Antihistamine therapy for allergic rhinitis and urticaria: An Asia-Pacific perspective
The prevalence of allergic diseases in the Asia-Pacific region is expected to rise over the next 20 years, driven by rapid economic development and urbanization. Allergic diseases have high socioeconomic impact by impairing productivity and quality of life, and the impact may be greater in Asia-Pacific than in Europe due to the presence and predominance of perennial allergens.
Allergic rhinitis and urticaria are two of the most well-studied allergic conditions, and international guidelines on the management of these two conditions are well established. Both the Allergic Rhinitis and its Impact on Asthma (ARIA) guidelines [J Allergy Clin Immunol 2010;126:466–476] and the European Academy of Allergy and Clinical Immunology/Global Allergy and Asthma European Network/European Dermatology Forum/World Allergy Organization guidelines [Allergy 2014;69:868–87] recommend H1–antihistamines as first-line treatment for allergic rhinitis and urticaria, respectively. Importantly, both guidelines indicate preference for second-generation antihistamines over the first-generation antihistamines, due to their high efficacy, pharmacokinetics allowing for less frequent dosing and lack of anticholinergic and sedative side effects. These guidelines are commonly used in the Asia-Pacific for lack of local guidelines in many countries in the region.
Asia-Pacific treatment algorithm for allergic rhinitis and urticaria
To aid physicians in the region in clinical decision-making in the treatment of allergic rhinitis and urticaria, a 10-member expert panel of five dermatologists, three otorhinolaryngologists and two allergologists from Hong Kong, Malaysia, the Philippines, Singapore, Thailand and Vietnam reviewed the available literature on antihistamine treatment for allergic rhinitis and urticaria with the goal of developing an appropriate treatment algorithm [Clin Mol Allergy 2017;15:19]. The clinicians considered the clinical practices of their peers and general practitioners in their respective countries, and identified common patient profiles to understand the practical considerations and/or limitations that influence antihistamine treatment in allergic rhinitis and urticaria. A survey was also used to define clinicians’ views, preferences, and considerations for choice of an appropriate antihistamine.
The resulting treatment algorithms for allergic rhinitis (Figure 1) and urticaria (Figure 2) indicate the presence of concomitant disease as the first consideration for choosing an appropriate antihistamine. The second clinical consideration is the presence of hepatic or renal impairment. The third, and often neglected consideration, is the patient’s need for a high level of concentration at work or daily living. Of note, the two algorithms indicate bilastine (Bilaxten®) as an appropriate first-line antihistamine for all patient groups (ie, whether allergic rhinitis or urticaria, with or without concomitant disease, hepatic or renal impairment, or even in those who require a high level of concentration at work or in daily life).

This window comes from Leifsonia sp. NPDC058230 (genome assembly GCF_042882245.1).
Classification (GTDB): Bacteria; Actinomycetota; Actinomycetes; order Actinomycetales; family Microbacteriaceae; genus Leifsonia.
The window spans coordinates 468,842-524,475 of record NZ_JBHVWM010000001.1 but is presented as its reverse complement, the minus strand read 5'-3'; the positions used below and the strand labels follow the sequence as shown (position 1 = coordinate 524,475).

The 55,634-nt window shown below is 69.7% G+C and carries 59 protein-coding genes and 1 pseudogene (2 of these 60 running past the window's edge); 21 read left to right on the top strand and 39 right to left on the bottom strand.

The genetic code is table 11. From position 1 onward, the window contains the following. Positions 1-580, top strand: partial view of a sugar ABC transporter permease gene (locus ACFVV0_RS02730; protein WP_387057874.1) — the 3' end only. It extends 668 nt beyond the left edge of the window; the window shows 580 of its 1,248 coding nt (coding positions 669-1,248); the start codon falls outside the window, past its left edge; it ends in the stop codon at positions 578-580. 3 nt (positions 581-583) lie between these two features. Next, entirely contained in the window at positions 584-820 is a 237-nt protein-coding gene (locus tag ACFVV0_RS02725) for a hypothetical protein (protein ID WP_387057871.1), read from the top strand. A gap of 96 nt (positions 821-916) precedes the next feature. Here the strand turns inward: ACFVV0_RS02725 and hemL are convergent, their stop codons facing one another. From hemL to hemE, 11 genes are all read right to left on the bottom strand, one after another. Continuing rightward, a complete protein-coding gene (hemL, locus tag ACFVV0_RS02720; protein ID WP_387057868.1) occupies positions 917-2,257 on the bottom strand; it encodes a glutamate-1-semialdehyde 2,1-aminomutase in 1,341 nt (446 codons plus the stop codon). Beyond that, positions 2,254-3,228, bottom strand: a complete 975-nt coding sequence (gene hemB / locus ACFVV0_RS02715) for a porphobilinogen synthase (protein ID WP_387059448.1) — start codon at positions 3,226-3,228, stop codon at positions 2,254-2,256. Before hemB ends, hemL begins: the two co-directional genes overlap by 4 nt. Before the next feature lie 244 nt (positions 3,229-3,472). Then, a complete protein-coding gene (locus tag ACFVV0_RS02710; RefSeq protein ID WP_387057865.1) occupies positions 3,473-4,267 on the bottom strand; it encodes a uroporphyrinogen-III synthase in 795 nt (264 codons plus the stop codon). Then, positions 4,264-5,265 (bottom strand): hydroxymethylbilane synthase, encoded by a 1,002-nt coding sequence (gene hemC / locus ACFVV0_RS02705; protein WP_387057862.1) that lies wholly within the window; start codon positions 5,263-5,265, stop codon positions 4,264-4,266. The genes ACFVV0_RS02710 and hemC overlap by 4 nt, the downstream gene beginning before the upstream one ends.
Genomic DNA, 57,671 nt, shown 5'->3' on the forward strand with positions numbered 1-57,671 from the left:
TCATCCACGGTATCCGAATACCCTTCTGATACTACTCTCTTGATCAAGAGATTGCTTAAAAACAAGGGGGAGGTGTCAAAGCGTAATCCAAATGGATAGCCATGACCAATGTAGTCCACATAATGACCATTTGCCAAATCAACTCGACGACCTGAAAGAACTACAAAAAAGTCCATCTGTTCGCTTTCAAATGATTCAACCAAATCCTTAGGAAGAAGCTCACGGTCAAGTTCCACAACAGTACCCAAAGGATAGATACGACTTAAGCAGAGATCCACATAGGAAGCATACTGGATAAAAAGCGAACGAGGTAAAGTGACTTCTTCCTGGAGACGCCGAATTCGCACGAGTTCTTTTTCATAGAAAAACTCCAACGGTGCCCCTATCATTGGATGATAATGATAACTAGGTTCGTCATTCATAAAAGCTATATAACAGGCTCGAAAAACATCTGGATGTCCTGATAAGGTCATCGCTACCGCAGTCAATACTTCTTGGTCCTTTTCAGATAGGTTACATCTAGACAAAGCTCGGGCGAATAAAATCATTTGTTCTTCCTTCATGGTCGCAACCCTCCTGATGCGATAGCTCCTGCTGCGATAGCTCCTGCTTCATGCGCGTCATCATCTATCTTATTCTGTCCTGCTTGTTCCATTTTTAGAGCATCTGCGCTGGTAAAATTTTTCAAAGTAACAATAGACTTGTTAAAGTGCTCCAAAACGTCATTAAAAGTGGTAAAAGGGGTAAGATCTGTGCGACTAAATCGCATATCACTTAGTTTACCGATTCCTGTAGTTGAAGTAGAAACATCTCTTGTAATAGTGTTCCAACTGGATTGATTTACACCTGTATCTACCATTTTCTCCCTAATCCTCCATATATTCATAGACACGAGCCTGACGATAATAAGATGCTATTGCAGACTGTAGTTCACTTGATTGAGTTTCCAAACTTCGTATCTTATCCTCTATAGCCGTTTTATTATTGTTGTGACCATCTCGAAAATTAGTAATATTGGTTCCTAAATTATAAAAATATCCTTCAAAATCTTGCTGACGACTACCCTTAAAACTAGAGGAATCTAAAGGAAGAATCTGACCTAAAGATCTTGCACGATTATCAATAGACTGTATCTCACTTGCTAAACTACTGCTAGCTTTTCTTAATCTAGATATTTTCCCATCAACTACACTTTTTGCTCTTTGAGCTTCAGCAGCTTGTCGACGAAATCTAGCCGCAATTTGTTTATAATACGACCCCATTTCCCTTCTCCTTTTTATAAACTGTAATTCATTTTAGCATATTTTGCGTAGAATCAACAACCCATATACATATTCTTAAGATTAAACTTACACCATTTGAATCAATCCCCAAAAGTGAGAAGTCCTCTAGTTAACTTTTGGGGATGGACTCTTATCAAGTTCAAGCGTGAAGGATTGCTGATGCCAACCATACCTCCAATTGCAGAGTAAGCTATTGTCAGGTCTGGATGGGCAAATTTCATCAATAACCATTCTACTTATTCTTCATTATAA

The clinician survey results also showed bilastine is a preferred choice due to its high efficacy and safety, suitability for special patient populations, and lack of sedative effects (Table). Importantly, the expert panel consensus encouraged general practitioners to adhere with the treatment recommendations due to the established efficacy and safety advantage of second-generation antihistamines over first-generation agents.
Bilastine: An ARIA-appropriate H1–antihistamine
The emergence of bilastine as an appropriate and preferred antihistamine in the previously described Asia-Pacific expert panel consensus mirrors the findings of a systematic review on bilastine that evaluated seven second-generation antihistamines against the ARIA criteria of “properties that should be met by oral H1-antihistamines” [Ther Clin Risk Manage 2016:12 585–597]. The systematic review showed that bilastine exhibited the following profile: has marked H1 receptor selectivity; indicated for allergic rhinoconjunctivitis, allergic rhinitis and urticaria; requires no dose adjustment in hepatic/renal impairment/elderly; lacks clinically relevant drug/alcohol interactions; and lacks sedative potential. Among the seven antihistamines, bilastine scored the highest in terms of ARIA-desired features for a second-generation H1-antihistamine.
In the Asia-Pacific region, the presence of concomitant disease and hepatic/renal impairment, as well as the patient’s need for a high level of concentration at work or daily living, are important clinical considerations for choosing an appropriate antihistamine to treat allergic rhinitis or urticaria. Bilastine is an appropriate first-line antihistamine for all patient groups based on these considerations, and is a highly preferred second-generation oral H1-antihistamines due to multiple ARIA-defined features.